If you’re suffering from Endometriosis or experiencing symptoms, always seek medical advice from your doctor for diagnosis and treatment options.
Syl Freedman suffers from endometriosis – and is a campaigner for better awareness and treatment options for women. She was furious when she saw a news report on CNN about Lena Dunham’s experience with endometriosis – so she wrote to the network to set the record straight…
Dear CNN, Nadia Kounang and Dr Scott Sullivan,
Last year, my absolute hero, Lena Dunham, did something incredible for Endometriosis. She got the world talking about it. Dunham announced that she’s been forced to pull out of the promo tour for her hit TV series GIRLS due to an Endo flare-up. I was heartbroken for Lena. But, as the Co-founder of EndoActive – an Endometriosis Activism Group – I was grateful and proud that she had shared this information on social media and thrilled that the media had picked up on it. Any publicity for Endo is good publicity, right? Wrong.
I am absolutely horrified by what you, CNN, have published. You had not only an opportunity to report on an under-publicised, insidious disease that is destroying lives and desperately needs to be taken seriously, needs attention and needs funding but you had a responsibility to report factual, evidence-based research supported by compassion, care and a positive message.
To my horror and the horror of the thousands of women I represent, you have grossly missed the mark and published instead an unsavoury, chauvinistic, factually incorrect, medically and morally irresponsible piece of writing that helps no one and in fact undoes so much of the hard work that EndoActive and so many others are doing daily.
Before I go on I have to alert everybody that a hysterectomy is NOT a cure for Endometriosis, as Dr Sullivan has claimed. Quote from the article follows:
To Nadia Kounang, your work is simply lazy. Regardless of the fact that the doctor you interviewed is sexist and ill-informed, you should’ve been cross-checking with other organisations. Then you would’ve realised that half of what you’ve reported is senseless and untrue. I’m sure you’re a good person with good intentions and I want to believe that you thought you were doing a good thing with this article. But I see no evidence of investigative journalism, no attempt at checking facts and no interest in representing the sisterhood.
As a woman, women in your family and friendship circle WILL have Endometriosis. You at least got the stats right with prevalence… sort of… so don’t you owe it to those women in your life who are suffering to use your power responsibly? Suffice to say you absolutely blew it and for them, I am so sorry. I truly hope that you rectify your mistakes by writing the best god damn article on Endo and getting as much publicity for it as you possibly can. I would be more than happy to help.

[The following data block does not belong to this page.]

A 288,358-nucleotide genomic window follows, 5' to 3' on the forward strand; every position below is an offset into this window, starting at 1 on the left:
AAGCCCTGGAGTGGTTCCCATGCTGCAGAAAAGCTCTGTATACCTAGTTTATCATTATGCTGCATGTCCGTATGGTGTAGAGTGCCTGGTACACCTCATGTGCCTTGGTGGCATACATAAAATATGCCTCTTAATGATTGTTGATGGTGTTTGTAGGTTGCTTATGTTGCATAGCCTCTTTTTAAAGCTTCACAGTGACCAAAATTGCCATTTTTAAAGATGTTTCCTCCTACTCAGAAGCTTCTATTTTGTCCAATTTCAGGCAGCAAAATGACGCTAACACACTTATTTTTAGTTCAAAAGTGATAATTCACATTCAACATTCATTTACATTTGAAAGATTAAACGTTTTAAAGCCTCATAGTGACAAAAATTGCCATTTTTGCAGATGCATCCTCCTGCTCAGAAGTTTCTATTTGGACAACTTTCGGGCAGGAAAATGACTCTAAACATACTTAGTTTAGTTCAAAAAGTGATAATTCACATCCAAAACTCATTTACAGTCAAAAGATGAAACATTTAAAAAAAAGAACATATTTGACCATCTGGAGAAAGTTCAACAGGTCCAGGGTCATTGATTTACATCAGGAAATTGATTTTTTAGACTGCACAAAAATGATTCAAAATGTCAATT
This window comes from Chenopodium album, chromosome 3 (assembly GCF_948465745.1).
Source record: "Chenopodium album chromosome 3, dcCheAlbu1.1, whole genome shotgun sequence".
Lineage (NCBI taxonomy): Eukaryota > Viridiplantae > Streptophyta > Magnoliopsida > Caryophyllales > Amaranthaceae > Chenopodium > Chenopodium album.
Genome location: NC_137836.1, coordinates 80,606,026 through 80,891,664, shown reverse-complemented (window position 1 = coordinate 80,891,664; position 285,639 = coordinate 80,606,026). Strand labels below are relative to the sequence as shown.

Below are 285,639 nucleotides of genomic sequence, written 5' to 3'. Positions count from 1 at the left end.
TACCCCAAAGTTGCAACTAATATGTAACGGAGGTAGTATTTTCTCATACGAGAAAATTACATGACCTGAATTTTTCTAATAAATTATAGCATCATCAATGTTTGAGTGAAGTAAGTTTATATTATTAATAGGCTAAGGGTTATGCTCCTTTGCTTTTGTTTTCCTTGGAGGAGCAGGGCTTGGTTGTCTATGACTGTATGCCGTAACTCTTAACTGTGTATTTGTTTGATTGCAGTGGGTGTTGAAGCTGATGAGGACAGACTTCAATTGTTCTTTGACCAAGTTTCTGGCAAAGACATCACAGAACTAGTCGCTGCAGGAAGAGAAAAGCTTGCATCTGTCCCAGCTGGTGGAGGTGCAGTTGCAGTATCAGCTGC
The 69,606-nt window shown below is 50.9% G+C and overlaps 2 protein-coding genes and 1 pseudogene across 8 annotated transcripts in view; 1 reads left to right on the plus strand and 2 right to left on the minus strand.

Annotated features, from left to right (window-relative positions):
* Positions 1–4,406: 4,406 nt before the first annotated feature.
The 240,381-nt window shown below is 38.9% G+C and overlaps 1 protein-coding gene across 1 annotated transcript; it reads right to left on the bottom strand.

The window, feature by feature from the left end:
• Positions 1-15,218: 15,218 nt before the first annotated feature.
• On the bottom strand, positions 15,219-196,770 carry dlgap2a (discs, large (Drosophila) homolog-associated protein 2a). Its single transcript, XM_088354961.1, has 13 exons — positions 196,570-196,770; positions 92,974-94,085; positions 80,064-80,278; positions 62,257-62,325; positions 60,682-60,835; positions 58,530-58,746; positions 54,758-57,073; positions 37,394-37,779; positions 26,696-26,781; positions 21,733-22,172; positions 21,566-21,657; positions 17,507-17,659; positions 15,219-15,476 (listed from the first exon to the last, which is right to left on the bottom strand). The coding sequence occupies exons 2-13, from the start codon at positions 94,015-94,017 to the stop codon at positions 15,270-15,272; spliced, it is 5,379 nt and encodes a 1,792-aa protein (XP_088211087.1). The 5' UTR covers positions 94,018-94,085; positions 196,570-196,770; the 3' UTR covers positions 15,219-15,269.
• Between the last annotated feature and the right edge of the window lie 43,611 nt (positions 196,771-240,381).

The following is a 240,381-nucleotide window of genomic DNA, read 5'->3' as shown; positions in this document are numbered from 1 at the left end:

To Dr Scott Sullivan, to think that you are advising and even encouraging women to undergo yet another surgery to remove their reproductive organs because that will CURE them of disease makes my blood run so hot if it landed on you it would sizzle. To think that you are an Associate Professor at a Medical University teaching students fills me with dread.
I am almost at a loss for words with you but only because I have so many choice ones I don’t know where to start. I feel sickened that you have the type of power that you do. I am devastated you were chosen to comment. I pray that you read all these comments and absorb them. The last thing we need is for outdated myths about Endometriosis to be perpetuated.
I have issues with the entire article, if you can call it that. What you claim to be true is unbelievably damaging.
But among the many foolish things you said, Dr Scott Sullivan, this is one of the most misleading: “Surgery can be used to remove the cells. However, the only absolute cure, said Sullivan, is a hysterectomy.”
Thanks to the barrage of comments on CNN’s Facebook page in the last 24 hours, this quote has been changed to “Surgery can be used to remove the cells. For some of the most severe cases, hysterectomy may be the only cure, said Sullivan” which makes me wonder, who is lying here?
Firstly, there is NO “absolute cure” for Endo. Hysterectomies may relieve the symptoms of Endo for some women. Fact. For others, it does not help. I have read thousands of women’s stories. Many of them have been told that a Hysterectomy will cure their symptoms. After going through with the surgery, they are devastated to find that it has not helped.